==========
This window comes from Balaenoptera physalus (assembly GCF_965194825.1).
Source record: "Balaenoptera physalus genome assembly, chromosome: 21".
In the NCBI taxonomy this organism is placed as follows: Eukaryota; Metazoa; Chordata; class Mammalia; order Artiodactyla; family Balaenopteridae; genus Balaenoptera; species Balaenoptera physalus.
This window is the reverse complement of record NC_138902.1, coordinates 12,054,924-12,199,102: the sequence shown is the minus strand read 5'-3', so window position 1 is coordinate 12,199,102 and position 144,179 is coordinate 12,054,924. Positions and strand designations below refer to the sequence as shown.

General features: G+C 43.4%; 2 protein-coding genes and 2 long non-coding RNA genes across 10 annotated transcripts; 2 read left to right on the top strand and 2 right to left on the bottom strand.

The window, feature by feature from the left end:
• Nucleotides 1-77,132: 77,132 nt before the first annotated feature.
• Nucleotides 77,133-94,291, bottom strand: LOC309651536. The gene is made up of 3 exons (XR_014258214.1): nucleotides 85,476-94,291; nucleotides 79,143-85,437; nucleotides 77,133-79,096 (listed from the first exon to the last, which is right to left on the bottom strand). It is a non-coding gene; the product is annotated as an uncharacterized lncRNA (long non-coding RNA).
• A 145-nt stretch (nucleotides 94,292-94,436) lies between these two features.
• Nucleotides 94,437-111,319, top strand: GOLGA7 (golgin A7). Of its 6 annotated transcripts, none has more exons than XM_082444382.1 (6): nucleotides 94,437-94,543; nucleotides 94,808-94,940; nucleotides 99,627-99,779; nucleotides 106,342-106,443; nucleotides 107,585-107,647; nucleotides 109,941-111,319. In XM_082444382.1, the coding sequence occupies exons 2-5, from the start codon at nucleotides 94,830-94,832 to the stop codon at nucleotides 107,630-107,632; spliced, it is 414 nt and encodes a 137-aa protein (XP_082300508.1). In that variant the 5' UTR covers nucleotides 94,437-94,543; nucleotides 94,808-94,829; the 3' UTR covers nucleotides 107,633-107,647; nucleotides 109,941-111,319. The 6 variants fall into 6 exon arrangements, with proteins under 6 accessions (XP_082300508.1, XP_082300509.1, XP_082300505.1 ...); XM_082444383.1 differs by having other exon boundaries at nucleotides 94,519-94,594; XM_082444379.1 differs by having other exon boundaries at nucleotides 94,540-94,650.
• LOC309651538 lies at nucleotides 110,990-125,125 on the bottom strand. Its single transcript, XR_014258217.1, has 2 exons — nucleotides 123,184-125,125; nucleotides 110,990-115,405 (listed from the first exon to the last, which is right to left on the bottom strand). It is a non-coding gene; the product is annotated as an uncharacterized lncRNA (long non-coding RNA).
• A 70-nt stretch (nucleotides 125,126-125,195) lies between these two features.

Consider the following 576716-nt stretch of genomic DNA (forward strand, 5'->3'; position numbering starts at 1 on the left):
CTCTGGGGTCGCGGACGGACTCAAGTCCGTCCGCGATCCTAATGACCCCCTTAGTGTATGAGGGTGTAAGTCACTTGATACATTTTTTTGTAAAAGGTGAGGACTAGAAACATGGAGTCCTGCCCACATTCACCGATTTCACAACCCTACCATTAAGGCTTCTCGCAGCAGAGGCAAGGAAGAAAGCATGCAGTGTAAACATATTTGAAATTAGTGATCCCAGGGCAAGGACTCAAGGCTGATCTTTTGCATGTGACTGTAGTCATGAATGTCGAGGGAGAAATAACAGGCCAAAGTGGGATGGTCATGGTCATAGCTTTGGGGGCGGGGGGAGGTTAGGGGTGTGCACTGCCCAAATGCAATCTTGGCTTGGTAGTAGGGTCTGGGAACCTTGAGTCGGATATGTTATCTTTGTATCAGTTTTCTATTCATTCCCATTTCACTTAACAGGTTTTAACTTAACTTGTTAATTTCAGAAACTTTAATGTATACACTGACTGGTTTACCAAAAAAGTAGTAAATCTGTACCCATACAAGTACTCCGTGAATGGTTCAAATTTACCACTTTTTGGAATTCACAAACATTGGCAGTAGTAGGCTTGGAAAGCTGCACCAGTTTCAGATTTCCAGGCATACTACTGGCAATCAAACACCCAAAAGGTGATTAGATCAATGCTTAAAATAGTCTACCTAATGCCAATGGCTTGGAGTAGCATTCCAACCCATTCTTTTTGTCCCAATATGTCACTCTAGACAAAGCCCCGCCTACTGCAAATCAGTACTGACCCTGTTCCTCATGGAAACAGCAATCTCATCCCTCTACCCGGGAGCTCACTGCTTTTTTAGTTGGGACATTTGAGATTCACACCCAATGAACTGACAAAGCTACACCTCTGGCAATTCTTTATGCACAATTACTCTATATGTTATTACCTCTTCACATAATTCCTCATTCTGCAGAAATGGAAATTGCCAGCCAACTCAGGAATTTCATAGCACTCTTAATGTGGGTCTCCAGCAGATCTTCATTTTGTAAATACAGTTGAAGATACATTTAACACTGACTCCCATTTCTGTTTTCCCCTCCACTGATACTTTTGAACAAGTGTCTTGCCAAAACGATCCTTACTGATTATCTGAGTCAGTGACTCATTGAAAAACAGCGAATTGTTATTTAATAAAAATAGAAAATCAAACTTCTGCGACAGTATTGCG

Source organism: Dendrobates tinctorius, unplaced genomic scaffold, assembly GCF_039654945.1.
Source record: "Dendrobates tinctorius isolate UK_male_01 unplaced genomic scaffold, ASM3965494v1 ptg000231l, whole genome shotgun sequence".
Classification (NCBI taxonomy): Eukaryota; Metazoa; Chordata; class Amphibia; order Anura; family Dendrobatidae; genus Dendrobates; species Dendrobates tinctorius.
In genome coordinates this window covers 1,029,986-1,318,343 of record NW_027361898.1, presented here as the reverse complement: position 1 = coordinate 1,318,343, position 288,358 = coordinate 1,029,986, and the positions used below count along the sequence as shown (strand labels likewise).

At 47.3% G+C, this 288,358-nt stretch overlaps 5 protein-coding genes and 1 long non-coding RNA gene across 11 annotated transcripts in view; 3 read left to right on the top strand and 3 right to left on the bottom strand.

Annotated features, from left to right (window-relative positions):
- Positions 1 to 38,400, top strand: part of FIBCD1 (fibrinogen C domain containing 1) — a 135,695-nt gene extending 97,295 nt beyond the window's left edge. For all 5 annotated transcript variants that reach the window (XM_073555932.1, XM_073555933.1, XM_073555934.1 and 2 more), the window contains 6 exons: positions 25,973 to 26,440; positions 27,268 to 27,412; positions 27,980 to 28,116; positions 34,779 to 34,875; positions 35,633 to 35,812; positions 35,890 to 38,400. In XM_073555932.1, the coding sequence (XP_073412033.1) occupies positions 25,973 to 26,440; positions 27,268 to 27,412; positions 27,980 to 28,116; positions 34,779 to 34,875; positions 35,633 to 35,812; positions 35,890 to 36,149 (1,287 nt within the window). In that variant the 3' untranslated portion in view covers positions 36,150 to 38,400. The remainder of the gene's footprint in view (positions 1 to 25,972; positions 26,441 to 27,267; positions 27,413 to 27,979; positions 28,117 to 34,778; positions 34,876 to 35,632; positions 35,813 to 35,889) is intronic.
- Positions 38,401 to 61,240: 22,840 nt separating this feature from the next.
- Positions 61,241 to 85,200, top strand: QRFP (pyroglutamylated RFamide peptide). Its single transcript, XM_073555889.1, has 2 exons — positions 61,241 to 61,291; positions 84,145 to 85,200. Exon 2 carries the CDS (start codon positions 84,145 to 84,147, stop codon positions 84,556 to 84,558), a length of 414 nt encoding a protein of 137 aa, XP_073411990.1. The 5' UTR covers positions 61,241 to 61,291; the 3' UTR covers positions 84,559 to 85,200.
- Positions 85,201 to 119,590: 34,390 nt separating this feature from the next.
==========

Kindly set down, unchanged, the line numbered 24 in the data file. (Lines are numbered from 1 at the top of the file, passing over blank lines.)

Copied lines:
- Positions 85,201 to 119,590: 34,390 nt separating this feature from the next.